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January 8, 2021

7 factors affecting the semiconductor boom in 2021

Although the most severe period of the COVID-19 pandemic has slowed the development of the semiconductor industry, the industry is currently recovering and is expected to usher in a period of significant growth in the coming year. Some institutions expect the growth rate of semiconductors to reach 12-14% in 2021, but the trade environment is still challenging and uncertain. In order to seize the business opportunities in the next 12 months, the company will have to deal with many challenges.


Market uncertainty makes digital experience the focus

In the past year, changes in the way people work have emerged, which will continue to affect the demand for semiconductor technology. Foresighted semiconductor companies will try to determine which products will generate the highest demand and prioritize their R&D investment accordingly.


This means better understanding of customers and operating environments, which is not easy for an engineering-led industry.

Accenture pointed out the importance of this in its "Semiconductor Tech Vision report", stating: "Over time, companies can now change the functionality of smart products or reconfigure their ecosystem." But they must ensure that the customer experience remains consistent and support all these changes. "


R&D innovation revolves around content sharing and collaboration

Companies that continue to focus on R&D and innovation may become stronger, and the semiconductor industry is aware of this. According to Accenture's report, 74% of semiconductor executives said that the risk of innovation is unprecedentedly high.

There is an increasing need to ensure that the latest and accurate documents are available to the right people at the right time. Enterprise information management platforms, such as OpenText™ Documentum™, will help organizations use the full value of their content, including the ability to analyze content to drive insight and action.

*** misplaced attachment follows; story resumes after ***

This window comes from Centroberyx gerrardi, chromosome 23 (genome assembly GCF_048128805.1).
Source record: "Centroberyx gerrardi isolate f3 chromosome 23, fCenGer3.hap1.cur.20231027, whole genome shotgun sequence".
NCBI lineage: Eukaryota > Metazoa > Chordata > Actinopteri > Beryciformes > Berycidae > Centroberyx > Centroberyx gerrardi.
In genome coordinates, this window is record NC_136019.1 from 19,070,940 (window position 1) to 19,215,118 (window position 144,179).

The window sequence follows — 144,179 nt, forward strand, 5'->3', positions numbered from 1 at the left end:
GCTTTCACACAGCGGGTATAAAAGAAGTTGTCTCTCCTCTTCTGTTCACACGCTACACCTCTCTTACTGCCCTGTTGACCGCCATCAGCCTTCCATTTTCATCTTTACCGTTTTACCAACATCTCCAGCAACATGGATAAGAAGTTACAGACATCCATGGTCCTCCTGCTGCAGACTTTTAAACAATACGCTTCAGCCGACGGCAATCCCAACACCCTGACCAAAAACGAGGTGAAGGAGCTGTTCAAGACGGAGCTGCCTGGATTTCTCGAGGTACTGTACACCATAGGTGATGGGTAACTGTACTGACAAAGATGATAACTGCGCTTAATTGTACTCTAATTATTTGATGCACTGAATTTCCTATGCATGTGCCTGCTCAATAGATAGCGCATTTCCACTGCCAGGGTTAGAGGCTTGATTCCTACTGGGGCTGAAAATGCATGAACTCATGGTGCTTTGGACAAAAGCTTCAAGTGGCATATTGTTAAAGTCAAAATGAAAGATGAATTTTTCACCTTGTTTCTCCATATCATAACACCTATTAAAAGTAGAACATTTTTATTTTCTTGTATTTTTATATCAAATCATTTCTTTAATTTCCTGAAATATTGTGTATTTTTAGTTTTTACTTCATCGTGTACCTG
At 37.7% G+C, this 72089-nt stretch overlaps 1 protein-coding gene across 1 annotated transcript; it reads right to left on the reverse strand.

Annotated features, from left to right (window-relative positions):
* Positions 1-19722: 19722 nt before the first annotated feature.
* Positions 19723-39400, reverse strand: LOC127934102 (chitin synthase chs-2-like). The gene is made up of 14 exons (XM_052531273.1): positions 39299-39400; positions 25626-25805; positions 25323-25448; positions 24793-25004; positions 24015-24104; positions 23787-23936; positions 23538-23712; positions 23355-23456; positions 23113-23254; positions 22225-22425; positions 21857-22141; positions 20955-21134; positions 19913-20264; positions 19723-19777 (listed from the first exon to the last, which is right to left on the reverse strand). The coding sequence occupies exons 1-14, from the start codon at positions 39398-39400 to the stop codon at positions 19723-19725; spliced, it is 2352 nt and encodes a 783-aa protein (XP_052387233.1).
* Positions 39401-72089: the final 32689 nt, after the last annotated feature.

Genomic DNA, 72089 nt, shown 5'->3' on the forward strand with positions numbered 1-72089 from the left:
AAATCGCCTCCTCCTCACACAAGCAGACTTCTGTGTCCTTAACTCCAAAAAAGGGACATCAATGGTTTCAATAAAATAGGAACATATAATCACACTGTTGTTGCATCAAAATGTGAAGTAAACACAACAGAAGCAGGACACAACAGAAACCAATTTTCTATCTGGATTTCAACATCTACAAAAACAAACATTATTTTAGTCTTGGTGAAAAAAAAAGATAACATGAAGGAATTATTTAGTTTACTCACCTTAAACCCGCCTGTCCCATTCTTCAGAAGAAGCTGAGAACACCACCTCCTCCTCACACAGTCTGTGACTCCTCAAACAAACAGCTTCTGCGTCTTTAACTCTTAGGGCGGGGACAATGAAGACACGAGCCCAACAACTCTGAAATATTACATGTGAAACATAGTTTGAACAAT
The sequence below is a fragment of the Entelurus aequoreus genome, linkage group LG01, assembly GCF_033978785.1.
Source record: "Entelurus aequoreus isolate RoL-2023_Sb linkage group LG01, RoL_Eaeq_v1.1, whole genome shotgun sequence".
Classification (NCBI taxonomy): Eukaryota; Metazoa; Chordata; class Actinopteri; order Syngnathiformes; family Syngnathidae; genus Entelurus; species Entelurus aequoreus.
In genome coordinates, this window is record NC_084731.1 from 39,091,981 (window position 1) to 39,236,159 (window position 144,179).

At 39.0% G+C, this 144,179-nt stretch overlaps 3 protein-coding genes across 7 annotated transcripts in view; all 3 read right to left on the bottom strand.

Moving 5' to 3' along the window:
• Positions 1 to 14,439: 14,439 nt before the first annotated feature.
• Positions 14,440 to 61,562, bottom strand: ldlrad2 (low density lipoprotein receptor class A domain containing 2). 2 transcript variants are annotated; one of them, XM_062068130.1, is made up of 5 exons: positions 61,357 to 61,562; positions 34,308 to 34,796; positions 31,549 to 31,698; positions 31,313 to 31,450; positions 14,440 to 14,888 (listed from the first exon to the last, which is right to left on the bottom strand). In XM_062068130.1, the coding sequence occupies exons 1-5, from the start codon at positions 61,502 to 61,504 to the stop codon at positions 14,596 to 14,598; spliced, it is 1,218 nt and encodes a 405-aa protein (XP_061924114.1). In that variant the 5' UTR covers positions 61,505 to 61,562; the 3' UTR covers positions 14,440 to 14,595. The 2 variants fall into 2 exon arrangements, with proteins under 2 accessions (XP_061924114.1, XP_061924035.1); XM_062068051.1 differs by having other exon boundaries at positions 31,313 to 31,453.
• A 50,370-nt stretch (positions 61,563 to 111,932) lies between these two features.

Cloud lays the foundation for growth

The transition of semiconductor companies to the cloud initially began to supplement processing on premises, adding additional processing power when necessary. Today, this has evolved to use the cloud as the main location for this data (including processing and storage). In addition, organizations are using the cloud to capture data about the use of products in the real world for feedback into product development.

The COVID-19 pandemic proves that the cloud can provide agility and elasticity requirements for any industry. The semiconductor industry, which relies on a digital ecosystem of suppliers, partners, and customers, is increasingly discovering that the cloud is the only viable solution that provides the powerful DevOps, microservices, security, and network design needed to effectively operate complex ecosystems.

Initially seen as a threat to IP, far-sighted companies provide cloud-based licensing solutions to enable customers to conduct design trials and pay for IP only after the chip is produced. By 2021, the transition to the cloud will accelerate.


Digital workforce productivity requires smart automation

There is no doubt that throughout the manufacturing process-semiconductors and other aspects-remote work will remain. Remote production, diagnosis and maintenance have now become permanent functions. In order to support these new work practices, semiconductor manufacturers will accelerate an already formed trend: the shift to intelligent automation.